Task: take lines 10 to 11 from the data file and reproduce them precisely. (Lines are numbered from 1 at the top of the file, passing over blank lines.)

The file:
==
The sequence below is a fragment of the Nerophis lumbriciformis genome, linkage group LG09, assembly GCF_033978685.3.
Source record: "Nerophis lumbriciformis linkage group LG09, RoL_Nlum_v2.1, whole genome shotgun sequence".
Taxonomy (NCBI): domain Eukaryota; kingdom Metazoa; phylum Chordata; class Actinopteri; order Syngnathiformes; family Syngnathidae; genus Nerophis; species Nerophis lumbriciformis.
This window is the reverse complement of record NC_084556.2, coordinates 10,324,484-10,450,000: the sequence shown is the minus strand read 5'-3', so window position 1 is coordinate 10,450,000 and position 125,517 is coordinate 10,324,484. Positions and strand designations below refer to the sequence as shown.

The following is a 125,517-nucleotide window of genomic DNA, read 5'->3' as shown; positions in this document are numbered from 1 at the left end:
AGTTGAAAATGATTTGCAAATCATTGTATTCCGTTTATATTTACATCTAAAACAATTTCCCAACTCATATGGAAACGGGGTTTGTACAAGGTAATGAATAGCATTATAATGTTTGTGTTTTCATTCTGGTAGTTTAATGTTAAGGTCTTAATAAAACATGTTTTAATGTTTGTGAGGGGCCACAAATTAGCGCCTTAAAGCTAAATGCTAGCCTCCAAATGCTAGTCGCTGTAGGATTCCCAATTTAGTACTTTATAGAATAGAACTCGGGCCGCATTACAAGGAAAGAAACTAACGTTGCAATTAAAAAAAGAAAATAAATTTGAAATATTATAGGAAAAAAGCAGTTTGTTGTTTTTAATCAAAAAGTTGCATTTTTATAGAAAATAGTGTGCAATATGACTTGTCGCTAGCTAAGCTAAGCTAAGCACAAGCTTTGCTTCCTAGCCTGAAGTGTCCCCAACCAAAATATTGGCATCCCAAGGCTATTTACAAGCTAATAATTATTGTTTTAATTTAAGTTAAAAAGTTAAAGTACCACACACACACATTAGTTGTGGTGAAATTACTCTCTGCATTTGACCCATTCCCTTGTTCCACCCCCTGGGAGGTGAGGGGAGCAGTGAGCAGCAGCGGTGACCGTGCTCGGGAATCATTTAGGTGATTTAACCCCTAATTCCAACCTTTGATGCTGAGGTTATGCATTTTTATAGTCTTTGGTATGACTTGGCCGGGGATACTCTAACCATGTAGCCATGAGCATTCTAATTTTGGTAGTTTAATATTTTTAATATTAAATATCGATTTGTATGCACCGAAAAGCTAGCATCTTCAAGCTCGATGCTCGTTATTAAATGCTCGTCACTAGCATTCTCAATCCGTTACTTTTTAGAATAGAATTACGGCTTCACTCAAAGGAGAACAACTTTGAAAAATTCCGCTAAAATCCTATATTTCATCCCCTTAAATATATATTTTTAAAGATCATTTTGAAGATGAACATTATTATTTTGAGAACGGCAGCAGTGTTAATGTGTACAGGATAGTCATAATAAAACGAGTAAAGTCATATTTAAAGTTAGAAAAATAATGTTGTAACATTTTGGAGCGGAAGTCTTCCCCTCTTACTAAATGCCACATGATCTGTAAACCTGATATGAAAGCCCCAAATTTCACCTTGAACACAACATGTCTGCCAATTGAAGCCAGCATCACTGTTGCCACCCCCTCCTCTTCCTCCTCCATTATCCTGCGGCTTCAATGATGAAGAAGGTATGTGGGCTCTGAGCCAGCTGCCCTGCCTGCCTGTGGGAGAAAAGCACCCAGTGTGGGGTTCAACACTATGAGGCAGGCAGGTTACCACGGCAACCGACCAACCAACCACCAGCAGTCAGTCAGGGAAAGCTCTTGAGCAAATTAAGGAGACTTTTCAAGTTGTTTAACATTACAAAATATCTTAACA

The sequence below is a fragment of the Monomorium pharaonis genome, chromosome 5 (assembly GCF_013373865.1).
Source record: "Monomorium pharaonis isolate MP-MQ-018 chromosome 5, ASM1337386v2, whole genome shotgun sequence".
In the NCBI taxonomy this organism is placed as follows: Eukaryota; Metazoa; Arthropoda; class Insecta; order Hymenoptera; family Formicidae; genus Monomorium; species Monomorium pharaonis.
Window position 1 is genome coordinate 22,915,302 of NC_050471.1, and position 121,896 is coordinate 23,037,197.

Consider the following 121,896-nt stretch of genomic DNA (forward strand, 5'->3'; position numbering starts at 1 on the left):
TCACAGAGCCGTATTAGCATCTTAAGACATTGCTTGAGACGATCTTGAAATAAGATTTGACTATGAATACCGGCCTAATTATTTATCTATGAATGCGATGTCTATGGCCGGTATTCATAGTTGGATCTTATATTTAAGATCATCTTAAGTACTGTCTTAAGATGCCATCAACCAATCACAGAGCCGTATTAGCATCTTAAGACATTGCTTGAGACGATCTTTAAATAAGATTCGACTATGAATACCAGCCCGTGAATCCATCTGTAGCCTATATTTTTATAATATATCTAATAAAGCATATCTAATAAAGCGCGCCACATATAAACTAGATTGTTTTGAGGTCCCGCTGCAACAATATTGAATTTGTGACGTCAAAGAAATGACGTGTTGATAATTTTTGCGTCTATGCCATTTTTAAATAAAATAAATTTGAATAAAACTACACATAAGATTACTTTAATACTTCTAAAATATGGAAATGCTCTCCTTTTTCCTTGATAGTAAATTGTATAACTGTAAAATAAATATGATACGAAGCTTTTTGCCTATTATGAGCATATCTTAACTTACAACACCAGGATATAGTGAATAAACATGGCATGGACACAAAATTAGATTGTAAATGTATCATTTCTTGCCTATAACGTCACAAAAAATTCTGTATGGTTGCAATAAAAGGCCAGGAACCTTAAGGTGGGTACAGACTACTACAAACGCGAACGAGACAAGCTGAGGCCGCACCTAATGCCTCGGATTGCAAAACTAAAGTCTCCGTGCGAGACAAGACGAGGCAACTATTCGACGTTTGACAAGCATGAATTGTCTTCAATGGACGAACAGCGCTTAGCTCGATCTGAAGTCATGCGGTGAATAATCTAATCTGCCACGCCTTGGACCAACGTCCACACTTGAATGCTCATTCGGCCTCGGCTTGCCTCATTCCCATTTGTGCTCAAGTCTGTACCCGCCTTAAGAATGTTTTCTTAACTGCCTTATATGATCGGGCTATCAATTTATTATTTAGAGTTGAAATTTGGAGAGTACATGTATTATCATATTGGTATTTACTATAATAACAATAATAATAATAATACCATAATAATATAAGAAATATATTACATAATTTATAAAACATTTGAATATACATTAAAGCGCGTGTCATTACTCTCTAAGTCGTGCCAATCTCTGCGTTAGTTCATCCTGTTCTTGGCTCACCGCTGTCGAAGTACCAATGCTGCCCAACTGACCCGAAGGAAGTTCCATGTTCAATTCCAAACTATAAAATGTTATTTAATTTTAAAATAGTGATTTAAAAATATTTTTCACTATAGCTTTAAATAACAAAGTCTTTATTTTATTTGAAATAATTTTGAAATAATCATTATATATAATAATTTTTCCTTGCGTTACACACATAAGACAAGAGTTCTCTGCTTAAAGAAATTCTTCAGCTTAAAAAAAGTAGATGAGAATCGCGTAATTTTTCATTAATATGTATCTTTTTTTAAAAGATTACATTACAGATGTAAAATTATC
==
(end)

Window position 1 is genome coordinate 22,915,302 of NC_050471.1, and position 121,896 is coordinate 23,037,197.

Consider the following 121,896-nt stretch of genomic DNA (forward strand, 5'->3'; position numbering starts at 1 on the left):